These are magnificent soft pretzels with a gorgeous, beautifully browned, crusty exterior, bejeweled with crystals of salt.
If you've researching making "real" Bavarian pretzels online, the one thing that every single article and blog post has in common is the insistence that you must, you have to, use a lye dip. And the one thing that every single person who reads this fun fact has in common is not having any lye around. Oh sure, a few folks who make their own soap might have some, but if you make your own soap, you're probably too busy to make pretzels anyway, like those two guys in the movie, who were really (Spoiler Alert!) the same guy.
Anyway, the good news is that we can get very close to the same effect using baking soda, as long as we bake it first, which is what raises the PH level closer to what we need. What happens is that this highly alkaline solution that we dip our dough in denatures the surface, which gives our pretzels their signature, dark brown appearance, unique flavor, and chewiness. Otherwise, the exact same dough will simply produce attractively knotted bread.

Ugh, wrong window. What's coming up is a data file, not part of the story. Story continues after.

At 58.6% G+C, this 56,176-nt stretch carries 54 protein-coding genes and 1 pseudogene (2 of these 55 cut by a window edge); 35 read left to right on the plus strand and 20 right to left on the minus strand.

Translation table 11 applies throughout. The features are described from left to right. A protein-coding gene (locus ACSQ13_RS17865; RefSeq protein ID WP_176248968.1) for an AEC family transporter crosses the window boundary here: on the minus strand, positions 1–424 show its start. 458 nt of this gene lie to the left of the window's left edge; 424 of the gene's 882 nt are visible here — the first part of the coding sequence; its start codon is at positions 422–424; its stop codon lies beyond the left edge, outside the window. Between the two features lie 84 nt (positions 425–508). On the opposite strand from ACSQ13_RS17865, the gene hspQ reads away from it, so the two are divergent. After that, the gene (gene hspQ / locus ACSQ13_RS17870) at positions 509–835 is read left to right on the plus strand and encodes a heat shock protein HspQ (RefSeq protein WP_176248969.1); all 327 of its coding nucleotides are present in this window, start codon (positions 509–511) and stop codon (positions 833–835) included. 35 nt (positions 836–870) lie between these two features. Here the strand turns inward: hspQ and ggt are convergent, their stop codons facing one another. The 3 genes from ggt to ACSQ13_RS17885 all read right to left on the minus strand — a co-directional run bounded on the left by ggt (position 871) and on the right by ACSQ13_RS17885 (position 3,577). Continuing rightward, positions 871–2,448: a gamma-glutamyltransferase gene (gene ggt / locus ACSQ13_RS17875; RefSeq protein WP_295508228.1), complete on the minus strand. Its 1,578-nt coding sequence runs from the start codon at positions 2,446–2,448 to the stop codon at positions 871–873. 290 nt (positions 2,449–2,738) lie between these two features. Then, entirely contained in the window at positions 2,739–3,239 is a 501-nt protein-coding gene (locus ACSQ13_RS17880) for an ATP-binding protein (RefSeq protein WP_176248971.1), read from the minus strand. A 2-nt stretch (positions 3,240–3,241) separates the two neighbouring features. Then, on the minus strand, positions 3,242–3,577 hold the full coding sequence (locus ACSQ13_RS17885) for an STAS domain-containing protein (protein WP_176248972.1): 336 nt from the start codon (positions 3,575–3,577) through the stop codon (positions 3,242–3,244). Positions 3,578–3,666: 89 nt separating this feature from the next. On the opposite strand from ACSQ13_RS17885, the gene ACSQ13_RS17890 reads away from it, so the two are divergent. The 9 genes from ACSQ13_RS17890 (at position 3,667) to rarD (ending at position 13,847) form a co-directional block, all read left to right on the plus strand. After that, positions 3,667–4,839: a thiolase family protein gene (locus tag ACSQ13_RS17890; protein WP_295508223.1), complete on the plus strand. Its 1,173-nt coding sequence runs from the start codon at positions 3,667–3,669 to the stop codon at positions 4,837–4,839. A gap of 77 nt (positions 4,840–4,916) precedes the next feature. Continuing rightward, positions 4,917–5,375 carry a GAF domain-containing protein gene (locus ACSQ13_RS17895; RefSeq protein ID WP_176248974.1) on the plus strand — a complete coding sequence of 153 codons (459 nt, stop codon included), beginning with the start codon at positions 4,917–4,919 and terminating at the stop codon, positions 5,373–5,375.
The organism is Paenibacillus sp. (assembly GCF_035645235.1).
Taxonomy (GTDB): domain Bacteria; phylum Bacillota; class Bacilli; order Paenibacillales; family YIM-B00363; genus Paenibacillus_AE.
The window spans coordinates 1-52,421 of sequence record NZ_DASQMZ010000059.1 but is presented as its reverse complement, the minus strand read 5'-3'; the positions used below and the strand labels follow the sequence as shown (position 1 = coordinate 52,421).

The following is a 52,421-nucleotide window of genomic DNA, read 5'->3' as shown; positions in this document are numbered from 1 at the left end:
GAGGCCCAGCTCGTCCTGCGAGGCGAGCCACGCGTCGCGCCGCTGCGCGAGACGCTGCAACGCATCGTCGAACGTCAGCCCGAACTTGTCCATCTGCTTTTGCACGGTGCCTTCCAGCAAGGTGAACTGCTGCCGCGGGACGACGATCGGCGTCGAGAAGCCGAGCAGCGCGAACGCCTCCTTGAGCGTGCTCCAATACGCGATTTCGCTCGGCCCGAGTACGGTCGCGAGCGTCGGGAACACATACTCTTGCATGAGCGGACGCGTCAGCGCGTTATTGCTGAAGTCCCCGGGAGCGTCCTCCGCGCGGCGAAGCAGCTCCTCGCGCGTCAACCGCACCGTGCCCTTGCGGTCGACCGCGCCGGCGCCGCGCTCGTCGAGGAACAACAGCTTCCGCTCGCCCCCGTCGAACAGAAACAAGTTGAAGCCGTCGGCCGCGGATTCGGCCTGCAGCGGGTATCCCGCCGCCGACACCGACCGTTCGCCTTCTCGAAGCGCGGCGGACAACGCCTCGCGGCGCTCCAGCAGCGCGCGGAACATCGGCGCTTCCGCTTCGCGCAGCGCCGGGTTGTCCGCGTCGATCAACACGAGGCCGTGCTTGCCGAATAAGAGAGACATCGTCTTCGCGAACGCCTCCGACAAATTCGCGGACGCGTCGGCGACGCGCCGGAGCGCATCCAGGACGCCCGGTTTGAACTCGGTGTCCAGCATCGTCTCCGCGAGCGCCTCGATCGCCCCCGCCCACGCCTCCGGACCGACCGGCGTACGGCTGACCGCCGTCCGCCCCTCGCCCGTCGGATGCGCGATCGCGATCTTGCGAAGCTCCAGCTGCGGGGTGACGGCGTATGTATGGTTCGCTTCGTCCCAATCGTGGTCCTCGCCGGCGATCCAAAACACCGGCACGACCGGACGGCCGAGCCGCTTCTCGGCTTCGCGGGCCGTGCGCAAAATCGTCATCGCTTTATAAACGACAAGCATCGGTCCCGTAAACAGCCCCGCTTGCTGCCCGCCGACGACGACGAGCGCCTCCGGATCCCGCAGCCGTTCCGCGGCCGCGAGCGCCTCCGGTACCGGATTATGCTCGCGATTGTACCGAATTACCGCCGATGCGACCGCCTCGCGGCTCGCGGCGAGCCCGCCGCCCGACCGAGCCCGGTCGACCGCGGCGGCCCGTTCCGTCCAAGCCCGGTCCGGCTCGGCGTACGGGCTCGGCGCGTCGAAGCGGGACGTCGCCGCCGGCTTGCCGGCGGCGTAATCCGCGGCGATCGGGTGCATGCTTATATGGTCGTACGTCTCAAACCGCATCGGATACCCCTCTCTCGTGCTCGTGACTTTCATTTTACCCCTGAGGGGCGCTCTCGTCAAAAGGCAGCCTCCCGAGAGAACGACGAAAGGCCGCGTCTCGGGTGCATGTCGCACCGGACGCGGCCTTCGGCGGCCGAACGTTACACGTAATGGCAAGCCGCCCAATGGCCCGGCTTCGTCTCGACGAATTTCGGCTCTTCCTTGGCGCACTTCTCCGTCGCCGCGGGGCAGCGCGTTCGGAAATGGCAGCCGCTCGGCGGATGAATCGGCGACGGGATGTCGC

Speaking of highly alkaline solutions, I used a high ratio of baking soda to hot water, which means it might be a challenge to get it all mixed in. You can try using boiling water, which will make things easier, but if you make it way ahead of time, and let it sit, it might start to crystalize. So, you can bake the baking power ahead of time, but I'd wait until you're close to dipping time before you mix the solution. Other than that, this is a fairly easy recipe and simple procedure, and whether you enjoy these with a beer for Oktoberfest, or not, I really hope you give them a try soon. Enjoy!
You can use all-purpose flour instead of bread flour.
Make sure for the baking soda bath that your hot water is at 135 degrees F (57 degrees C).